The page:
Sue Bray

Sue Bray

Editor’s Note: The following column by Sue Bray, executive director of the Good Sam Club, discusses the RV centennial, which will be celebrated this year. Her column appears in the February issue of Highways magazine. Affinity Group Inc. is the parent company of the Good Sam Club and www.RVBUSINESS.com.

It was a much simpler world 100 years ago. But with so many technological advances just around the corner, 1910 must have been an exciting time to be alive. Like today’s world, in which the latest computer technologies open up new possibilities, the world of 1910 was opening up to motorized travel. Innovative horseless vehicles were embarking on new highways and byways across the continent.

The lure of the open road had enticed tourists prior to 1910. People traveled to camping spots by horse and wagon, but those trips were restricted by time and distance. A few wealthy excursionists had tent trailers custom-built so they could enjoy the outdoors in relative comfort. But in 1910, the adventure of travel on North America’s developing roads began to change as three manufacturers, led by Pierce Arrow, started building motorized campers. In 1914 towable tent trailers were introduced, and in 1917 the first fifth-wheel appeared on the horizon.

Fortunately, a handful of historians have preserved this past. David Woodworth, for one, has chronicled RV history for decades. In 1986, David arrived at the headquarters of the Good Sam Club driving a Model A and towing a Ziegelmeyer tent trailer. We began working together, and for years David toured the country on behalf of Good Sam, meeting with club chapters and other groups and displaying his ever-growing collection of vintage vehicles. He’s taken his amazing assortment of RVs and RV gear on media tours representing the RV industry. Today, much of his collection is on display at the RV/MH Hall of Fame Museum in Elkhart, Ind.

David has a wealth of information on RVing’s early days. He even has a collection of collapsible coat hangers! He tells how auto pioneers Henry Ford and Harvey Firestone, both avid campers, made plans for RV manufacturing while on a train ride in 1915.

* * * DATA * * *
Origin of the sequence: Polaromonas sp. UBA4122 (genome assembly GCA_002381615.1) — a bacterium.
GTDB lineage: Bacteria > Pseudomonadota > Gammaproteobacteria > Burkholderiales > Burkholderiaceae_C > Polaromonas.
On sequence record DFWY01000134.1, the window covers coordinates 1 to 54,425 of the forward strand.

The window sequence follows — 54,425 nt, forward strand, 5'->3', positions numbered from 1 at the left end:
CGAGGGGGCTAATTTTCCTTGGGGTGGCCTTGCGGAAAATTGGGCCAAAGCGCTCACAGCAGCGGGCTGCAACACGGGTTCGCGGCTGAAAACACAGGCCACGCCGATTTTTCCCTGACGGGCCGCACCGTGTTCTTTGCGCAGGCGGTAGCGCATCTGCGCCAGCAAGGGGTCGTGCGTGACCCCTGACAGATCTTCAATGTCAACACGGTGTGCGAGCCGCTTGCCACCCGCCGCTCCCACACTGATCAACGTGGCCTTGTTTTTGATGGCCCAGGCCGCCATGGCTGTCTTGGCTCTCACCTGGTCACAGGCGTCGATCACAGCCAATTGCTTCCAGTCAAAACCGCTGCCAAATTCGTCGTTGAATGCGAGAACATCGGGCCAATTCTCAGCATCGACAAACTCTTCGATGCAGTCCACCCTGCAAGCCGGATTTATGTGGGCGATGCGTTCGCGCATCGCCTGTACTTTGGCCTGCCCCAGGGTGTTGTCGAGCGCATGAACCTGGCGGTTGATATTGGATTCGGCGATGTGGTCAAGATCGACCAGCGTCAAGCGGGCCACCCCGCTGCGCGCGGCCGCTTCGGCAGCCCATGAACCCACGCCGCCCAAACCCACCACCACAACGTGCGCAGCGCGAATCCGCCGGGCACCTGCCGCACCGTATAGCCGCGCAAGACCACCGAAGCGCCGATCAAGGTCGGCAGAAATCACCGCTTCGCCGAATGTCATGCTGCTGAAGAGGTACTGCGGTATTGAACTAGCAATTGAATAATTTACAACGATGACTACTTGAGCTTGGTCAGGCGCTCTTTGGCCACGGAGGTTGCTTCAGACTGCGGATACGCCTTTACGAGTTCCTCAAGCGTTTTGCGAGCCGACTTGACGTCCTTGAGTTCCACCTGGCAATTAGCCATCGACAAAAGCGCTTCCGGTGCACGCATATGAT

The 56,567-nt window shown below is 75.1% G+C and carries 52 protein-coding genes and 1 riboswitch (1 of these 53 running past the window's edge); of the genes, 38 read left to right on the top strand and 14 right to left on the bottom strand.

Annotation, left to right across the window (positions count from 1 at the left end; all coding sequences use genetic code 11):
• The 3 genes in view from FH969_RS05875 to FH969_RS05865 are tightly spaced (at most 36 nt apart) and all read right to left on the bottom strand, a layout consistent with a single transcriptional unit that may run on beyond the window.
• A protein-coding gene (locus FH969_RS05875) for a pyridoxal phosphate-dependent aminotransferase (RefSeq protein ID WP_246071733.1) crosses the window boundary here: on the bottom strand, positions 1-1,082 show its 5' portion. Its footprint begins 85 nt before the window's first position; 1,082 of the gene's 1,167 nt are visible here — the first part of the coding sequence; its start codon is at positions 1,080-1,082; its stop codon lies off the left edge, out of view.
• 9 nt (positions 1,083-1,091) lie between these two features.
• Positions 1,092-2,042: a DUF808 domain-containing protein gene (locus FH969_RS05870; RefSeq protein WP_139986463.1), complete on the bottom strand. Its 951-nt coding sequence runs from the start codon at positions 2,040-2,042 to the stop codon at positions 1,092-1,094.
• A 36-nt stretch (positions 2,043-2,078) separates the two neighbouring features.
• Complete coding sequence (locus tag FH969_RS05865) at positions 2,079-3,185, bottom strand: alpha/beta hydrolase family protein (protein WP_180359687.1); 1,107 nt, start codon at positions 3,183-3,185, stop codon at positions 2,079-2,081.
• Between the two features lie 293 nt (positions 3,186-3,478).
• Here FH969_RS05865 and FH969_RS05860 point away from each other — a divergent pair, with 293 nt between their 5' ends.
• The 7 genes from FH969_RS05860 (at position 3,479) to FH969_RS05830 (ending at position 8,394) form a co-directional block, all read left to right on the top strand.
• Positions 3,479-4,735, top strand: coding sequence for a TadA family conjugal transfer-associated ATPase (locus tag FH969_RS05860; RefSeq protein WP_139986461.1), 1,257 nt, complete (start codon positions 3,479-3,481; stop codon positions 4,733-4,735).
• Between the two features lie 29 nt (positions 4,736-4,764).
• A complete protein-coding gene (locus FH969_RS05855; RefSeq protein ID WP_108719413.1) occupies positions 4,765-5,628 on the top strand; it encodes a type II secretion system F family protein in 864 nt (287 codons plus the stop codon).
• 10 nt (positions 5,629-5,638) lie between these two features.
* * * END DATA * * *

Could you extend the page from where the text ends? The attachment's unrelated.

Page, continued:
David’s also researched the evolution of campgrounds. In the 1800s, he relates, many towns built wagon yards where visitors could release their horses and store their wagons when they were passing through. By 1914, the now-obsolete wagon yards were converted into free municipal campgrounds. “After World War I,” says David, “cities started charging 25 cents a night to camp in their campgrounds, basically in an effort to weed out the undesirables.”

RVIA_CentennialIn 2010, the RV industry will celebrate its 100th anniversary. Events recognizing the milestone will be held at the Elkhart museum and various RV dealerships, shows and campgrounds around the country.

The Good Sam Club is sponsoring a special RV History Caraventure en route to the Louisville Rally, which runs July 22 through 25. Up to 100 RVs, both old and new, will meet at the RV/MH Hall of Fame Museum in Elkhart, travel to Dearborn, Mich., to visit the Ford Museum, then drive on to the 2010 Rally in Louisville. Seminars held along the way will offer insights into today’s RVing experience and RV travel’s fascinating past. (Caraventure contact information is available at (800) 829-5140.)

At the Rally, we’ll have a special area for vintage RVs to park and display life as it was in the early days of RV travel.

For David Woodworth, RVing is here to stay: “It’s gone through World War I, the Depression, World War II, high gas prices and high interest rates and it’s still such a popular activity.”

We RVers know it’ll keep on going and we look forward to the next 100 years.